Offenders as victims: post-traumatic stress disorder and substance use disorder among male prisoners
Co-occurring substance use disorder and post-traumatic stress disorder (SUD-PTSD) is common among prisoners and linked to an increased risk of criminal reoffending; however, little is known about the characteristics of prisoners with this comorbidity. In this paper, the authors aim to redress this by examining the clinical and criminal profile of male prisoners with symptoms of SUD-PTSD. The authors also investigate whether there are differences between the profiles of those who have experienced trauma in prison versus those who have not.
Thirty male inmates from two correctional centres in Sydney were recruited and interviewed. The sample had a median age of 34.5 years, 93% were Australian born, and 23% identified as Aboriginal and/or Torres Strait Islander.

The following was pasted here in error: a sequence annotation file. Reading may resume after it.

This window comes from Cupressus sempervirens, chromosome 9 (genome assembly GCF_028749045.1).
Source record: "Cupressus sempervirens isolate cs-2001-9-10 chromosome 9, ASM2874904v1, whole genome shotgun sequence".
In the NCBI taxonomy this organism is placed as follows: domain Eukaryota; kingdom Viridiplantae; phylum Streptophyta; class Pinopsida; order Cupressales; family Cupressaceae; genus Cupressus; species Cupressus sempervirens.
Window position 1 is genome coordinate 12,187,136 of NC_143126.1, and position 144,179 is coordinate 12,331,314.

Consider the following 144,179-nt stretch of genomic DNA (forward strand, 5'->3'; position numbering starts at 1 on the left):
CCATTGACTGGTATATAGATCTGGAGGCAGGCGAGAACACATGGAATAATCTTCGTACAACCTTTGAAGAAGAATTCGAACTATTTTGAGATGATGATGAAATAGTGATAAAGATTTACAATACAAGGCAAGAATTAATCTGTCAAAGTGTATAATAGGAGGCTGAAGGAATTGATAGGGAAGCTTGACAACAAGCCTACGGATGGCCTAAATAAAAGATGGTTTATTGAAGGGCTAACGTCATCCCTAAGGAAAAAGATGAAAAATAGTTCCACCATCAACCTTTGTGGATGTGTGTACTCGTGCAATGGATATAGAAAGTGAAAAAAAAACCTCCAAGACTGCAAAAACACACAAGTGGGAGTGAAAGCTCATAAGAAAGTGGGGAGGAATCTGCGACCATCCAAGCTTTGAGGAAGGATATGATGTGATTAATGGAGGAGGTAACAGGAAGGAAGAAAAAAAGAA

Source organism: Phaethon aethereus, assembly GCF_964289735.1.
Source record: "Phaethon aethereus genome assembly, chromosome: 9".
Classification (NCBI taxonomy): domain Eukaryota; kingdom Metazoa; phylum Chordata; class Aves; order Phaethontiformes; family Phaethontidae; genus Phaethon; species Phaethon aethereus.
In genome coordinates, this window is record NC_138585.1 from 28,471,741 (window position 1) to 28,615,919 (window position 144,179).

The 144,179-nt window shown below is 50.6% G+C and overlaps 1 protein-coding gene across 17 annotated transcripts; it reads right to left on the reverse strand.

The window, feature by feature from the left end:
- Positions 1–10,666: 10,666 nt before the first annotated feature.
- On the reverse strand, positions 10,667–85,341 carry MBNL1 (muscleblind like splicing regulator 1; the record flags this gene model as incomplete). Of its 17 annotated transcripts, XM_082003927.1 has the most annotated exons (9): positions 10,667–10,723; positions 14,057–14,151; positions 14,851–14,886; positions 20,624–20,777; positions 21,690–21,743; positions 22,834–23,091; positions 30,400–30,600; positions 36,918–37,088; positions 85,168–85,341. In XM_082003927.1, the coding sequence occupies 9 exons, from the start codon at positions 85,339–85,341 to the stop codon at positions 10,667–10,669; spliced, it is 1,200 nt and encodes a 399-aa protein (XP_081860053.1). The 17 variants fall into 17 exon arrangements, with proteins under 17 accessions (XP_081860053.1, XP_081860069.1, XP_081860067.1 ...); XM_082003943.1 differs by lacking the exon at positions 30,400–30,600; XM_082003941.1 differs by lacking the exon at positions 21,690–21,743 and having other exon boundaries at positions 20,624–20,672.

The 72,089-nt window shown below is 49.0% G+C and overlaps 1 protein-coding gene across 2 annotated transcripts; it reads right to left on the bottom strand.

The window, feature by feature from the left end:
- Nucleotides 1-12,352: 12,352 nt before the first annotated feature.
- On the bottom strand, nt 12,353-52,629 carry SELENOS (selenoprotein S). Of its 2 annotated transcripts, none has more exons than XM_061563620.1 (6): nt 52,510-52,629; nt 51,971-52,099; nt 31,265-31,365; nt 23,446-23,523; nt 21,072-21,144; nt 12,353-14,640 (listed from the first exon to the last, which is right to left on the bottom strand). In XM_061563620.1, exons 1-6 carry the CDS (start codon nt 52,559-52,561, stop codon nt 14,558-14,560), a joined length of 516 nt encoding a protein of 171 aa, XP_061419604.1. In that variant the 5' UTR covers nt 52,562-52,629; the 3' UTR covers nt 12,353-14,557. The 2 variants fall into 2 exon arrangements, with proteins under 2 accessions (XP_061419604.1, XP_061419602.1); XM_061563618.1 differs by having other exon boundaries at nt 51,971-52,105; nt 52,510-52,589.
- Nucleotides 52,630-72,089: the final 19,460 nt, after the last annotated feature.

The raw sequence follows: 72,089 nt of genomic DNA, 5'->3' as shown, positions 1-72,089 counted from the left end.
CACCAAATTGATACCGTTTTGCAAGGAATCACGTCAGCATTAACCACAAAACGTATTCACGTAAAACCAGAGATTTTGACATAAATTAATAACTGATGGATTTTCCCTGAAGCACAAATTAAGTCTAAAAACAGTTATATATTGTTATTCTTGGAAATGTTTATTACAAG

Results showed extensive criminal, substance use and trauma history in the group as a whole. Ninety per cent reported a history of substance dependence and 50% reported a history of injecting drug use. Fifty-seven per cent met diagnostic criteria for PTSD, with the remainder experiencing sub-threshold symptoms. Forty-three per cent reported a traumatic event while in prison, most commonly experiencing a serious physical assault, witnessing a serious physical assault, and experiencing a sexual assault. Those who had experienced trauma in prison, compared to those who had not, were more likely to nominate heroin as their main drug of concern and to be receiving drug treatment in prison.
The authors note that despite such prisoners’ vulnerability and the severity of their clinical profile, they receive little by way of treatment, even though such efforts could ultimately lead to reduced reoffending upon release and improvements to prisoner safety and psychological well-being.